40 years of change on the coral reefs of Curaçao and Bonaire

Coral reef ecosystems

Tropical coral reefs are among the most productive and biologically diverse ecosystems found on earth (Odum and Odum 1955; Connell 1978; Moberg and Rönnbäck 2003). Although these reefs only cover 0.1 – 0.5% of the ocean floor they provide a home to almost one third of the marine fish species and other marine biota (Mcallister 1991; Spalding and Grenfell 1997; Spalding et al. 2001). Like rainforests, their terrestrial equivalent, the three-dimensional habitat complexity underpins the biological success of coral reef systems (Connell 1978; Grigg et al. 1984; Reaka-Kudla 1997). This structural framework is primarily provided through the precipitation of vast quantities of calcium carbonate by scleractinian corals (Goreau 1959b; Goreau and Goreau 1959; Smith and Kinsey 1976). Basic growth of coral skeleton forms the fundament of the reef and facilitates complex ecosystem functioning and niche partitioning to harbour an exceptional heterogeneity of associated biota (Connell 1978; Graham and Nash 2012; Kennedy et al. 2013; Newman et al. 2015). Ancillary to the inexpressible biological value, millions of people worldwide rely in some way on the services provided by coral reefs, most notably for nourishment, but also for services associated with tourism and coastal protection (Costanza et al. 1997; Moberg and Folke 1999; Moberg and Rönnbäck 2003). By increasing frictional dissipation of wave energy, the complex physical structure created by corals protects coastal shorelines from erosion. This has allowed humans to settle and develop coastal areas throughout the tropics. Yet, coral reefs are at present ubiquitously under pressure due to a variety of stressors associated with increased anthropogenic activity on a global and local scale.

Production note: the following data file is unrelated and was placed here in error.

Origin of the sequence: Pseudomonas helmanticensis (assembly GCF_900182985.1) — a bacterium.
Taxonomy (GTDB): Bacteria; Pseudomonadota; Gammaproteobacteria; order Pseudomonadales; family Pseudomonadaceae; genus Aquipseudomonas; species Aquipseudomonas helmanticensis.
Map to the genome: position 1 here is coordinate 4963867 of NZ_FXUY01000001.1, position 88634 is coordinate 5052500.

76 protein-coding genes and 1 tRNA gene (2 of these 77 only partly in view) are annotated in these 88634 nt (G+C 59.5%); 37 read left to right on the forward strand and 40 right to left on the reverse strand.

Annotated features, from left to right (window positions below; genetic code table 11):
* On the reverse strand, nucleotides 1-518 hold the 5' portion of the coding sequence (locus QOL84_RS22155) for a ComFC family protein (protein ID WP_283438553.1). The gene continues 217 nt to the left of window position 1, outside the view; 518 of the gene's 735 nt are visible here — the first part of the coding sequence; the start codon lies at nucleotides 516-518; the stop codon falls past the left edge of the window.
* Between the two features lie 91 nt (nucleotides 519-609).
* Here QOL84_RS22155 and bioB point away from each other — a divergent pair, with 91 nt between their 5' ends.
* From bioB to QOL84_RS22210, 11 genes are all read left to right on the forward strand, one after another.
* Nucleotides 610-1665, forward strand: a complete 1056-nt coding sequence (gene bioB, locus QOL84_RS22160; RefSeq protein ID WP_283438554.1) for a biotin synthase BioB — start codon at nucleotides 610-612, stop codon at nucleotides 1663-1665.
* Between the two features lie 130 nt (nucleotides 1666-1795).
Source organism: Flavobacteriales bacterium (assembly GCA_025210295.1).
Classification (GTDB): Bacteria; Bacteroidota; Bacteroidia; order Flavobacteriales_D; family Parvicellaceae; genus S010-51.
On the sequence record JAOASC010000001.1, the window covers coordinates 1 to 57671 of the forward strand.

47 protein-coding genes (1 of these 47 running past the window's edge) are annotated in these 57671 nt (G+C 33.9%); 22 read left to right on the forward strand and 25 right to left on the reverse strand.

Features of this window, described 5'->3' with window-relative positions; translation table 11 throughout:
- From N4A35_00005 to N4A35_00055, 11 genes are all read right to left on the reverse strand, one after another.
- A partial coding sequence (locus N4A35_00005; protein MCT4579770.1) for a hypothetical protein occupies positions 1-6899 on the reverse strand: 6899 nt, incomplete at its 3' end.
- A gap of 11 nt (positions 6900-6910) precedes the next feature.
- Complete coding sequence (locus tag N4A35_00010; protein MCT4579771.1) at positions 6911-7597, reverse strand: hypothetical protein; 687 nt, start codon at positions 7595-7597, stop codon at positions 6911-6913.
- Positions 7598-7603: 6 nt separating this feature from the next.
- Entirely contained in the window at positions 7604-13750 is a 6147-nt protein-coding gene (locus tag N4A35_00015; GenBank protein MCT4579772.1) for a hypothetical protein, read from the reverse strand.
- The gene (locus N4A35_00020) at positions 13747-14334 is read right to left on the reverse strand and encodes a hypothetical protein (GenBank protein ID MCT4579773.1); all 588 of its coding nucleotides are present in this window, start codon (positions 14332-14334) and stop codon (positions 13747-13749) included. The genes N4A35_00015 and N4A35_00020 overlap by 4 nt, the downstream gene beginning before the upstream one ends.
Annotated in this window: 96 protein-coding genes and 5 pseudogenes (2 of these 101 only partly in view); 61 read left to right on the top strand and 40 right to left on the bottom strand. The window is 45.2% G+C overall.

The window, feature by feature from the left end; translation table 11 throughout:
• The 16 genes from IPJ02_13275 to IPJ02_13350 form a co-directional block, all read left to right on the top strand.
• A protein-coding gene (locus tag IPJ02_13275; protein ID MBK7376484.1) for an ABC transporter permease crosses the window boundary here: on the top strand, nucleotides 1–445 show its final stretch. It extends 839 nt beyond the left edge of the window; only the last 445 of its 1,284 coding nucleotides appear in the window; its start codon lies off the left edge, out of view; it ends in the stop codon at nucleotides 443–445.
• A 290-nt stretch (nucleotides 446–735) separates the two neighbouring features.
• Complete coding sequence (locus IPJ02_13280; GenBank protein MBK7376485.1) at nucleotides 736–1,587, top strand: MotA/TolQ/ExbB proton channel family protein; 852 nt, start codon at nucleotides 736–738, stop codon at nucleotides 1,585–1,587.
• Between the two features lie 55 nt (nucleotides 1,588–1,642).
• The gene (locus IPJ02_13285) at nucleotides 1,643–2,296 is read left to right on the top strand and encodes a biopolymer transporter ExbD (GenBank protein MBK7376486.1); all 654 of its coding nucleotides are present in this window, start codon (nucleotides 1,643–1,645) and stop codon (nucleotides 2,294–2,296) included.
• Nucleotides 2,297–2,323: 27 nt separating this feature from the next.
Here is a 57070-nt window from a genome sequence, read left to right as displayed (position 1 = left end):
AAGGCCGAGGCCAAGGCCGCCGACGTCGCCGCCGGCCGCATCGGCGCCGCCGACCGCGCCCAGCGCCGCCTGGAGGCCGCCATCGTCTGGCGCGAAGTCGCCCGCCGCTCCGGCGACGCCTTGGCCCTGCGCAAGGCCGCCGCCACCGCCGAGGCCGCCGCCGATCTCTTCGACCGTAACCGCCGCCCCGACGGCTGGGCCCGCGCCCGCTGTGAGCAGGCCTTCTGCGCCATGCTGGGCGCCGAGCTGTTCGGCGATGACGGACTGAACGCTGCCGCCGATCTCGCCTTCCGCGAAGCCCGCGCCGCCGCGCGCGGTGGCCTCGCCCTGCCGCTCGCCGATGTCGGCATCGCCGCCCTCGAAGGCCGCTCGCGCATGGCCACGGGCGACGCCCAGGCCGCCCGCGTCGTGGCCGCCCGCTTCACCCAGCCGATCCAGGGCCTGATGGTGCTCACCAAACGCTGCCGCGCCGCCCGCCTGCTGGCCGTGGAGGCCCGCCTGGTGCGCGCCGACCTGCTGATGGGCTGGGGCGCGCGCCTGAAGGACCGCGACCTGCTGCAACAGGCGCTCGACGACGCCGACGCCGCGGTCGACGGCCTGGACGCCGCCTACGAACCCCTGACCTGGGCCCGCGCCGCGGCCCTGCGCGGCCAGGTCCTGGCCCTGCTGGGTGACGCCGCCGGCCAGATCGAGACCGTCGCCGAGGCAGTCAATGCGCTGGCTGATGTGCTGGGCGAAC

The marine environment is continuously exposed to change, but currently this change is more and more the result of human actions (Harvell et al. 1999; Derraik 2002; Orr et al. 2005; HoeghGuldberg and Bruno 2010). The stress exerted by the natural and anthropogenic induced changing global environment works in synergy with stressors that act on a finer spatial scale. Factors such as the overharvesting of fish, pollution, eutrophication, coastal development and the introduction of invasive species can locally trigger shifts in community composition and trophic hierarchy (Hughes 1994; Hughes et al. 2003; Pandolfi et al. 2003; Hughes et al. 2007; Hughes et al. 2017). By destabilising ecosystem functioning and interactions between key species, these stressors reduce reef resilience and therewith the capacity of coral reefs to cope with globally induced sea surface temperature anomalies or ocean acidification (Pandolfi et al. 2003; Bellwood et al. 2004; Hughes et al. 2017). Reefs in the wider Caribbean region seem particularly vulnerable to anthropogenic impact (Jackson et al. 2014). By large this can be ascribed to increased local pressures associated with the unprecedented human population expansion in the region. Since the 1950s, the total population in the Caribbean has more than doubled (United Nations, Department of Economic and Social Affairs, Population, Division, 2015). Natural biological and hydrological conditions are also less favourable compared to, for instance, the Indo-Pacific region (Roff and Mumby 2012). Biological diversity in the IndoPacific exceeds 10-fold the diversity found in the Caribbean (Spalding et al. 2001; Hoeksema et al. 2017), implying limited functional redundancy in the latter (Bellwood et al. 2003; Bellwood et al. 2004; Jackson et al. 2014). In addition, the quality of Caribbean surface water is significantly impacted by discharge from major South-American rivers like the Amazon and Orinoco as well as the North-American Mississippi river. The residence time of the polluted and eutrophic water from these rivers, combined with run-off and sewage water from the numerous islands is relatively long in the Caribbean Sea due to its distinct basin-like morphological and hydrological features (Roff and Mumby 2012). As a consequence of the rapid anthropogenic alteration of the marine environment we now see an ecological degradation of Caribbean coral reef habitats that has not occurred for over 200.000 years (Pandolfi and Jackson 2006).

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